The Scituate boys' golf team is muddling its way through another season in the Massachusetts Interscholastic Athletic Association's tough Patriot League. Heading down the stretch of league competition, the Sailors have cobbled together a 5-7 record, good enough to remain in contention for the Patriot League crown. Yet the golfer who competes in the team's No. 1 slot consistently earns plaudits from opposing coaches regardless of team results, for two main reasons: That star is a she, and she routinely beats other teams' best male competitors.
According to the Boston Globe's Patrick McHugh, the top golfer on Scituate's boys' golf team is Mary Mulcahy, a 16-year-old junior at the school who has competed with the boys for all three years of her high school career. Mulcahy is allowed to compete with the boys' team so long as she hits off the same tees they do. She's never had a problem with that, and after starting as just another golfer on Scituate's varsity squad as a freshman, the junior is now the school's top golfer.
Mulcahy has also racked up a very impressive set of achievements within the past six months. She won the MIAA State Individual Girls championship as a sophomore in May, doing so by a massive five strokes. Mulcahy then followed that up by reaching the round of 16 in a prestigious Massachusetts amateur tournament in August.
“Whenever I was little I would always just go out with my dad at night and go to the course,’’ Mulcahy told the Globe. “I’ve been playing since I was old enough to swing a club.’’
This fall, she's left a major impression with some of her toughest opponents, including the state's reigning individual boys' champion.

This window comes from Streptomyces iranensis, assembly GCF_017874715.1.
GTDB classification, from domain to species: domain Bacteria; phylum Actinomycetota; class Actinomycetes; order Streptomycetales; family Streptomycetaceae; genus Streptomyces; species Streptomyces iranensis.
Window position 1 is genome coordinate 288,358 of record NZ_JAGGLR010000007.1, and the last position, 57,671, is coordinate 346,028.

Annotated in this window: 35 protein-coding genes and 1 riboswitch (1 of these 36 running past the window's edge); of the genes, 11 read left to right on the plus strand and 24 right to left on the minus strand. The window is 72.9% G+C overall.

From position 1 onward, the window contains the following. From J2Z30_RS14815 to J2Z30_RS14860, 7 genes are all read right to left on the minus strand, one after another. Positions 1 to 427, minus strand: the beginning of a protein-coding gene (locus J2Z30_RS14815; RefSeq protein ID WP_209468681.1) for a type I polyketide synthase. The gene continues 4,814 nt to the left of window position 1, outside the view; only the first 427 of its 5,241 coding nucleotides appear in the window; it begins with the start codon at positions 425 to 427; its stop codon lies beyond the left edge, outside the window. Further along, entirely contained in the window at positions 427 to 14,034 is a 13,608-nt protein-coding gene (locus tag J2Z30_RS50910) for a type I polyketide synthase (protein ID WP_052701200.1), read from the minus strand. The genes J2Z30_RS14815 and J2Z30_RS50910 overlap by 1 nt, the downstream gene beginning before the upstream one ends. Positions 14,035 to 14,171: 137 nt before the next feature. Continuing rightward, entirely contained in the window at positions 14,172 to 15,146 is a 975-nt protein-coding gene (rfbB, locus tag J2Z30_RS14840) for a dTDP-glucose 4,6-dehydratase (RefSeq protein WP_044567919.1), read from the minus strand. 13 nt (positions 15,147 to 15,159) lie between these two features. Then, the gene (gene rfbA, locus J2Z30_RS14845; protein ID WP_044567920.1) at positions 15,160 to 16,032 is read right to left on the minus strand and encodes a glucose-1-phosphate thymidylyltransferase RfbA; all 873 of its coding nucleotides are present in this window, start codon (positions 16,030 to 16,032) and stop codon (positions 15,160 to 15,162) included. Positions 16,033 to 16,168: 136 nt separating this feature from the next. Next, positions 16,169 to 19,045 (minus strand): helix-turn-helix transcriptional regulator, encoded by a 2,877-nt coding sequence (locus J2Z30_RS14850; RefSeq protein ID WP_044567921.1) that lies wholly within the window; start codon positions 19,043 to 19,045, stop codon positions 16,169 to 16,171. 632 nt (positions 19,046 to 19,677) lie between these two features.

"Mary is a really good golfer," Hanover senior Matt Montt, who won the 2009 state title as a sophomore, told the Globe. "It's fun to play against her because if you want to beat her you have to raise your game. She's one of the best in the state."
Mulcahy was first seen by her high school coach Gerry Chisholm as an eighth grader, and the Scituate coach said he instantly recognized her ability. Considering the fact that Chisholm previously played against both Mulcahy's father and grandfather, he wasn't surprised by her impressive swing, either.
"I saw her swinging the golf club and I looked twice," Chisholm told the Globe. "I thought, ‘Wow. There's a young lady with a golf swing.' ...
"I think her best asset is her mental ability to be able to control her emotions on the golf course. To be able to manage her golf game and know when to try and hit it hard or when to lay up. She has the mental ability to manage her golf game very well for a kid her age."
Despite all Mulcahy's success, Chisholm and others say that her most impressive trait is a deep commitment to sportsmanship. The junior is the reigning Patriot League Sportsmanship Award winner, proving she can walk the delicate tightrope of beating boys her age while impressing them with fairness to the point that they can't even be bitter about it.
The Globe's McHugh pointed out one particularly impressive moment of sportsmanship in his article:
Chisholm recalled how Mulcahy stopped a competitor from clearing a bunker, which would have necessitated a two-stroke penalty. She cleared the bunker herself instead.
"It's examples like that which show why she was voted the Patriot League's Sportsmanship Award," Chisholm said. "Think about that: She's playing with a bunch of boys and she's beating them and she's still voted to have the best sportsmanship in the league. That speaks volumes about her as a person."
Mulcalhy hasn't picked a college destination yet -- she said she's currently most interested in South Carolina and definitely wants to compete in the South -- but is not in a hurry to make a commitment. Not surprisingly, Mulcahy doesn't want her college choice distracting her from current goals in the game. With that commitment and what she's achieved behind her, Scituate's star is bound to find a successful home at the next level, no matter where she goes.